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There’s been a remarkable 1.7 per cent increase in the average asking price of homes coming to the market in just one month, according to Rightmove.

The national average is now £354,564 after the largest March increase for 18 years; in addition, the annual price growth rate of 10.4 per cent is the highest that Rightmove has recorded in any month since June 2014.

“This unprecedented price level is being stoked by the greatest imbalance between buyer demand and the number of properties available for sale that we have ever measured at this time of year. This is the strongest spring sellers’ market that we have ever seen in several metrics” says the portal in its latest snapshot, published this morning.

There are now more than twice as many buyers as sellers active in the market, which is the biggest mismatch between supply and demand that Rightmove has ever recorded at this time of year.

The speed of the market is further demonstrated by the fact that are there more than one in five deals being agreed on Rightmove within the first week of being marketed. This is double the figure for the same period in the more normal market of 2019.

Almost half are having a sale agreed within the first fortnight, another indicator of high demand and the likelihood of finding a buyer quickly.

“While these unprecedented numbers are helping to drive prices to new records, they do also show that there are a number of properties that will remain on the market after this time and that may benefit from a price reduction” cautions the portal.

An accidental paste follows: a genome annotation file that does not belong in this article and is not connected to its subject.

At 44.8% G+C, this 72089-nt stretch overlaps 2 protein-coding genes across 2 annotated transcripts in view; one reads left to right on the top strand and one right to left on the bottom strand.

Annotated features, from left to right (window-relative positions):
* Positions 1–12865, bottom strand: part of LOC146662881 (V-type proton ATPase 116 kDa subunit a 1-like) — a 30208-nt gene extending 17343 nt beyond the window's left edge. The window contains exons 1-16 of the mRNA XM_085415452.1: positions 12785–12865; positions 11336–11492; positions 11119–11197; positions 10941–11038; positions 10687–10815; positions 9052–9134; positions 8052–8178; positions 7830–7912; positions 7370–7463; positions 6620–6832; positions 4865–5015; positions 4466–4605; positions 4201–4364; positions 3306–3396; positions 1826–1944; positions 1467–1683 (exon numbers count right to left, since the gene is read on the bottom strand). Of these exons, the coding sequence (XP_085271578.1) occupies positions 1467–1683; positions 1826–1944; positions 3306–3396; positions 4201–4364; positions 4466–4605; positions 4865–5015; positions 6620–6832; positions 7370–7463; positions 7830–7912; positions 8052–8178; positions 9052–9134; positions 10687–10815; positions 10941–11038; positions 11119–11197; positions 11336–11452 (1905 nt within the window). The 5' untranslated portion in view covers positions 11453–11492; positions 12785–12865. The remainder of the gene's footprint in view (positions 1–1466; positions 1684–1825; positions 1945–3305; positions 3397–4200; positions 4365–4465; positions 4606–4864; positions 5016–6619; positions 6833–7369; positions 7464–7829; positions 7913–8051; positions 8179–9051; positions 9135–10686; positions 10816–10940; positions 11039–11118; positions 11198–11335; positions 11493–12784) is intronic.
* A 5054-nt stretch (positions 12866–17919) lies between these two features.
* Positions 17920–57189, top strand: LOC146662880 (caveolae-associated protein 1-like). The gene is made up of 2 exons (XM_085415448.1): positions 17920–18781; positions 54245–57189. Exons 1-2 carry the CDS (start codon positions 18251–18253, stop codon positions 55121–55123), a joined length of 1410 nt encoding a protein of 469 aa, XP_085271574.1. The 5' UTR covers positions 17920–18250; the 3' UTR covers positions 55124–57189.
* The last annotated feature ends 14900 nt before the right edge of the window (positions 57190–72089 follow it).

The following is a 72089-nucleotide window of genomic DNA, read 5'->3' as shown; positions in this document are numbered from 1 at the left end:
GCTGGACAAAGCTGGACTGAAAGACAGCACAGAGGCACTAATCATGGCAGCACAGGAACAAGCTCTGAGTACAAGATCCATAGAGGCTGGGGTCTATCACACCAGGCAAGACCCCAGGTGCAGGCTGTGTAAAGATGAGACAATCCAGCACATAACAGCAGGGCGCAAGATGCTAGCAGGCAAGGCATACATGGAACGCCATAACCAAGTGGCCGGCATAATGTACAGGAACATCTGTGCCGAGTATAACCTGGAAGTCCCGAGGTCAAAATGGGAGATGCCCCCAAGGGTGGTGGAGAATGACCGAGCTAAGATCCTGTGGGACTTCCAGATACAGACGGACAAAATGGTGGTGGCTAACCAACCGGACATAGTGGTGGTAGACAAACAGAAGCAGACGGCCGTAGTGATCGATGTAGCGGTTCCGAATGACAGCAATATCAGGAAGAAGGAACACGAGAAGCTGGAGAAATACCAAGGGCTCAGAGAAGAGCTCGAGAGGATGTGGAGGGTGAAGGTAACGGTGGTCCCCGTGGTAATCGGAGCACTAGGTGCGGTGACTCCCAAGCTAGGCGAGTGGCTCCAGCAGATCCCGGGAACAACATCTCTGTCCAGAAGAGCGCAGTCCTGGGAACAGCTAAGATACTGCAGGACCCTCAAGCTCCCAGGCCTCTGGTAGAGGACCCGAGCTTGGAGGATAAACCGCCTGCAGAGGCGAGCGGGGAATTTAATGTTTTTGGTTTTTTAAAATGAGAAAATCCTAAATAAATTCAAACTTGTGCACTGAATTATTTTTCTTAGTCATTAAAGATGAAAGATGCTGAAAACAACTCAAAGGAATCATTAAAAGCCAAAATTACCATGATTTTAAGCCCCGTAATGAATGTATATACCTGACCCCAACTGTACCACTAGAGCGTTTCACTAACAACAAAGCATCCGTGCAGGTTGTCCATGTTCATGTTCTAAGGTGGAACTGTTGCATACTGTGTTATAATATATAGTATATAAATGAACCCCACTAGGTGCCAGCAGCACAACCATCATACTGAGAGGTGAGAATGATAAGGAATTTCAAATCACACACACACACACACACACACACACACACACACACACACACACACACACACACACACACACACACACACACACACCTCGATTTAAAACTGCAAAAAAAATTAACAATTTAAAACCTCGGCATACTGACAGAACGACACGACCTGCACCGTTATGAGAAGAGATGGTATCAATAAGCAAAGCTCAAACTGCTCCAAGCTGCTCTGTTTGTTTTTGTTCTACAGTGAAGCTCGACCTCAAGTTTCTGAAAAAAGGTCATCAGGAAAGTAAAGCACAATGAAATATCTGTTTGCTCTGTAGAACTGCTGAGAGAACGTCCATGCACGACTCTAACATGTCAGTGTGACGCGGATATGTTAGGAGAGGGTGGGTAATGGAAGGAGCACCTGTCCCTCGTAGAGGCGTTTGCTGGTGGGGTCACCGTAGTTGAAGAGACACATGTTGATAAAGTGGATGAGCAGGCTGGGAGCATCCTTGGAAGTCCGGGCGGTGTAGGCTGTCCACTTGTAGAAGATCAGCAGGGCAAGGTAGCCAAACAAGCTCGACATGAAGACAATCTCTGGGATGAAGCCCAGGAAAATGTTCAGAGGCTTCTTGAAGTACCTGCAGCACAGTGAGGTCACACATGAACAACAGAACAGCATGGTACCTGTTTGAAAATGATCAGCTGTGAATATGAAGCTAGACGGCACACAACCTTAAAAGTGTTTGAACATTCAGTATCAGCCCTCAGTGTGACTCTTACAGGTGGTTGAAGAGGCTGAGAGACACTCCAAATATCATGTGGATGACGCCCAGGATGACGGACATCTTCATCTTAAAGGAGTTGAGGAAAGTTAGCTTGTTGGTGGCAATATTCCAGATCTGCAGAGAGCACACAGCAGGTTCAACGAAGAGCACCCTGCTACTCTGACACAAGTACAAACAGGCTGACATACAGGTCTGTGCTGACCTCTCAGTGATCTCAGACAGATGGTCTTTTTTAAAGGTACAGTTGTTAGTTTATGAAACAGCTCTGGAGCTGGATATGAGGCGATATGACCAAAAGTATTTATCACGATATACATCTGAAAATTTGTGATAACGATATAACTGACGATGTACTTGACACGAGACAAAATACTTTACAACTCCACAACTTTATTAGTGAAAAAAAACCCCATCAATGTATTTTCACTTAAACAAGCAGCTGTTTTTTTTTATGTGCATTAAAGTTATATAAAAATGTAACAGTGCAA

The largest monthly price rise has been recorded in the “top of the ladder” sector, predominantly comprising four bedroom or more properties.

This has seen a 3.8 per cent jump due to high demand and the greatest scarcity of supply, though encouragingly for prospective buyers in this sector 12 per cent more properties have come to market in the last month compared to the same period a year ago.

However it’s the more mass-market “second-stepper” sector that’s selling fastest, with just over half of these homes finding a buyer within the first two weeks of marketing.

Rightmove property data director Tim Bannister says: “Those who weren’t ready to take advantage of last year’s rush now have another chance to get on the market while these conditions last. Many of those who are selling in this record-breaking market obviously also face the prospect of buying again in the same market, and being in fierce competition against other buyers.

“Having a buyer for your own property, subject to contract, puts those who are buying again in a powerful position compared to buyers who have yet to sell, and agents report that these ‘power buyers’ are more likely to get the property that they want and negotiate the best deal on price.”

Bannister continues: “Agents report that despite the current high demand, a price reduction is often needed if a property has not found a buyer within the first two weeks.

“It could be that the property is too niche and has to wait for the right buyer with those specific requirements to come along, but more often it’s due to prospective buyers being underwhelmed by a seller looking for an over-optimistic asking price compared to other properties that are being snapped up at record speed. Acting quickly on a price reduction before the property goes stale can help to get sellers back on track for a speedier sale.”

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